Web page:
Despite the raft-making behaviour being well known to entomologists( it was observed following hurricane Katrina ), images of the ants sailing on floodwaters have caused panic online. A picture of a huge swarm posted to Twitter by Bill O’Zimmerman caused particular alarm.
Alex Wild, curator of entomology at the University of Texas, said he had never seen anything like the Cuero swarm in his career as an ant researcher.
Fire ants entered the southern United States in the 1930 s and have been spreading there with devastating consequences ever since. The ants have also received their way to Australia, China and Taiwan, where they are considered an invasive species. In Australia the ant was first observed in Brisbane in 2001 but has since been spotted in Sydney.
The ants are exceedingly aggressive, attacking en masse and inflicting an rub and burning sting that they are able last an hour. Secondary infections from the stings can be serious, and in rare cases allergic reactions have killed people- they are thought to have caused dozens of deaths in the United States.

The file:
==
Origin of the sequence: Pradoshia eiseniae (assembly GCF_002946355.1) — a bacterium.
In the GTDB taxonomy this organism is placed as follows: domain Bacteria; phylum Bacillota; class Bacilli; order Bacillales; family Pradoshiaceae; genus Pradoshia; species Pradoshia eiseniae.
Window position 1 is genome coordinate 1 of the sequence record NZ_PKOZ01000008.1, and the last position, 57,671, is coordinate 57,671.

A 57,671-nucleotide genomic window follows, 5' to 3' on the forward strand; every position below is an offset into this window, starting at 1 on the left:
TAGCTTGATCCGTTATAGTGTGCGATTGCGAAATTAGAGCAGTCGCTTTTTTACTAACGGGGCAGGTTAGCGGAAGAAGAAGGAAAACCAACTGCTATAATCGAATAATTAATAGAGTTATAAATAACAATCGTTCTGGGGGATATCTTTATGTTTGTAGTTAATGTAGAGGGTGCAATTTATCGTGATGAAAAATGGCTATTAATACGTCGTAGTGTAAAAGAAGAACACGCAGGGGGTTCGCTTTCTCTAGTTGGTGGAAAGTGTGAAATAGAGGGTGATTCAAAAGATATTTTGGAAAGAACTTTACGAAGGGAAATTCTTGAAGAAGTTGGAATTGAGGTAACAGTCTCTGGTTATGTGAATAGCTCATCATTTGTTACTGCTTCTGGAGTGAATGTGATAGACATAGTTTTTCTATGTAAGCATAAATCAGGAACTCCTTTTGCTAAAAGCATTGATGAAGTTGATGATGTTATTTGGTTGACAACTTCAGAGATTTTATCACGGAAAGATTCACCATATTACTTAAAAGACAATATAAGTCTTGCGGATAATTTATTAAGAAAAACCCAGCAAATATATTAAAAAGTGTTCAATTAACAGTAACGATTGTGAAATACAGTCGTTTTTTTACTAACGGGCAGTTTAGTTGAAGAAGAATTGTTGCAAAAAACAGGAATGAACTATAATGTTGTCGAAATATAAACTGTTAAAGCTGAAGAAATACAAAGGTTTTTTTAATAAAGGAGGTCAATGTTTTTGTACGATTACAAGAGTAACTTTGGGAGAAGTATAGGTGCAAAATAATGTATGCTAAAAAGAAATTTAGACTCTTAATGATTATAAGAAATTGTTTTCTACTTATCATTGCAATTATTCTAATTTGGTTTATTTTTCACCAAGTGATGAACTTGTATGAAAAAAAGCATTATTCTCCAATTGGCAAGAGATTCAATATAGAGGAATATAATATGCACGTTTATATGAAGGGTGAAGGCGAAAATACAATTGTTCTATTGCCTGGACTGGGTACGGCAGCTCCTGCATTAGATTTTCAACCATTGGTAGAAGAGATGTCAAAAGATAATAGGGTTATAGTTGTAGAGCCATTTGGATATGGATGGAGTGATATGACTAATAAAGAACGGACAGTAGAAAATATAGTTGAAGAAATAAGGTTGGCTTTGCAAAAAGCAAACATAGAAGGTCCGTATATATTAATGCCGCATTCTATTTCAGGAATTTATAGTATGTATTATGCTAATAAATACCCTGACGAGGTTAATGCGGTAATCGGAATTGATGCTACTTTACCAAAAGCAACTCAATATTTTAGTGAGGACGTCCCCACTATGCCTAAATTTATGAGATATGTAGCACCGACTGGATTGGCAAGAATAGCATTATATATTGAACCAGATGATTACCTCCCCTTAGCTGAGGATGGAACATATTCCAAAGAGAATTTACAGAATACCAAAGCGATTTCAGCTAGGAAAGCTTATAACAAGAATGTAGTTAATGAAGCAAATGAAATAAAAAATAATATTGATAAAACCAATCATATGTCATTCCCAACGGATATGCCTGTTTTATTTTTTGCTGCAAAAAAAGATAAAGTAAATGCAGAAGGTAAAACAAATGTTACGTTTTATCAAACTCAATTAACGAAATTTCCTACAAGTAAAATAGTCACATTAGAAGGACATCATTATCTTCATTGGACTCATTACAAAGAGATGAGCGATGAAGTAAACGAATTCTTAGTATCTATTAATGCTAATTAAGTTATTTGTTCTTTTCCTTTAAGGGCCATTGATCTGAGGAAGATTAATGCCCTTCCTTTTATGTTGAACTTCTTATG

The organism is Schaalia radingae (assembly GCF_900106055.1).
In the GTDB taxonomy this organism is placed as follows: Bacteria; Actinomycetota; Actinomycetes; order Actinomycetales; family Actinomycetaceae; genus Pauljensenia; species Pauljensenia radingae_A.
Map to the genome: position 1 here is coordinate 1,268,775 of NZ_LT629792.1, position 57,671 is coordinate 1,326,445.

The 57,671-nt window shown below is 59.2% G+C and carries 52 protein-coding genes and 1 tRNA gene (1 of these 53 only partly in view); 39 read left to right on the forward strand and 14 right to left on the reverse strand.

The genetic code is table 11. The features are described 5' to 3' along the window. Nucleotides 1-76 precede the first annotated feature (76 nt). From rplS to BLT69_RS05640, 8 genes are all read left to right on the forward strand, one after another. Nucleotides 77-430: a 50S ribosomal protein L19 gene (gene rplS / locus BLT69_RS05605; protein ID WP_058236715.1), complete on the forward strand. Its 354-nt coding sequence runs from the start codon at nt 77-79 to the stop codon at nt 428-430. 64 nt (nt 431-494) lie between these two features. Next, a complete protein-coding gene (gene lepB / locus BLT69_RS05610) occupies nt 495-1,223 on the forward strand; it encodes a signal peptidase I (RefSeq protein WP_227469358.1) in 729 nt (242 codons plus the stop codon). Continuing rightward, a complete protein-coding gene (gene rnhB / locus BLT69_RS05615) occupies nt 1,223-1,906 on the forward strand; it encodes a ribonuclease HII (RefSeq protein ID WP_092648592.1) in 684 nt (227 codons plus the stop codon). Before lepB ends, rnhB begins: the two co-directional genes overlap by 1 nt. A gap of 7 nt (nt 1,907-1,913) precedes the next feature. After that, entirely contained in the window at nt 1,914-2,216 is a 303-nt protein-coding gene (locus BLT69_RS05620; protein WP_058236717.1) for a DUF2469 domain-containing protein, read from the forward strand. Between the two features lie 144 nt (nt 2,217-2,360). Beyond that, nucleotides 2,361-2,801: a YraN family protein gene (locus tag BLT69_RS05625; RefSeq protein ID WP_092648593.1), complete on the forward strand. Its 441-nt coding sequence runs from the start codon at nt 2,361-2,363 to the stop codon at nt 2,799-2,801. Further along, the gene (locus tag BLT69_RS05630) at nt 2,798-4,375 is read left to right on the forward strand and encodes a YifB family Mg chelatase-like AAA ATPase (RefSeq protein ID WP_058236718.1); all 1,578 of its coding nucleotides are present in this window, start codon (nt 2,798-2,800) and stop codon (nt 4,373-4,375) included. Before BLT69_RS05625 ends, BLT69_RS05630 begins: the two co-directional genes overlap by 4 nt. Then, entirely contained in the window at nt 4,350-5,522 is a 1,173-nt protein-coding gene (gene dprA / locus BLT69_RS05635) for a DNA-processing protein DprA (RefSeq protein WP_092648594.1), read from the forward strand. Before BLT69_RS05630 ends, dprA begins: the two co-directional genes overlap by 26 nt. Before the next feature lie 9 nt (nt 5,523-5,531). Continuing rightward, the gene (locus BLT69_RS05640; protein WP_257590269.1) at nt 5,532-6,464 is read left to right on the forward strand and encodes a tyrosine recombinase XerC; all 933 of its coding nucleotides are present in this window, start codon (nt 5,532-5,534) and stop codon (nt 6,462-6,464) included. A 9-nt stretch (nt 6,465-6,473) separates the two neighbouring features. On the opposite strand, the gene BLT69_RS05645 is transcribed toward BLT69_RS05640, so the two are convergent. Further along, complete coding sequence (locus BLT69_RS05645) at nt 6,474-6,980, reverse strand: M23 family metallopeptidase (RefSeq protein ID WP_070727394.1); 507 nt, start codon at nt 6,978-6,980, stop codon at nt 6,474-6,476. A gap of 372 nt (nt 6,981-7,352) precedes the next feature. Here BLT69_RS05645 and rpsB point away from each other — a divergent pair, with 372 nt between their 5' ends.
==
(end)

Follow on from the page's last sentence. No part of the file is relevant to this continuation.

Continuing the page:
Compounding the risk posed by the flotillas, the naturally aggressive flame ants are more defensive and deliver highest dose of venom when flooded, according to research by Louisiana etymologist Linda Bui.
The rafts have been known to last for weeks before breaking up; however without access to food the ants cannot survive.
In the meantime, while some have suggested” killing them with flame” experts say that a little bit of detergent is the best defense against the drift dangers.
The eyeless subterranean salamanders of Postojna Cave are under threat but theres hope in sight
Postojna Cave in Slovenia is one of Europe’s longest cave networks and one of the world’s most spectacular subterranean tourist sites. Hundreds of thousands of visitors come here every year to gaze at its wonders: its huge stalactites and stalagmites, its curtains of coloured rock and bridges that have been carved out of the local limestone by the river Pivka over millions of years.
Given such glories, “its not” surprising that few tourists take note of the two concrete shanties draped with black polythene that have been erected in a shadowy alcove in one obliterate part of the 24 km-long labyrinth. But the shacks contain wonders of their own. In racks of trays of water, scientists have placed specimens of one of the world’s strangest creatures: the blind aquatic salamander Proteus anguinus- or olm, as it is known locally. It constitutes a project that could have profound implications for the future of these remarkable creatures.
” We now have 21 newborn olms prospering in our trays ,” told Primoz Gnezda, a biologist working in Postojna Cave.” For the first time we have witnessed the hatching of proteus larvae- and, after one year, they are all healthy. And that devotes us hope we can save our olms for the future .”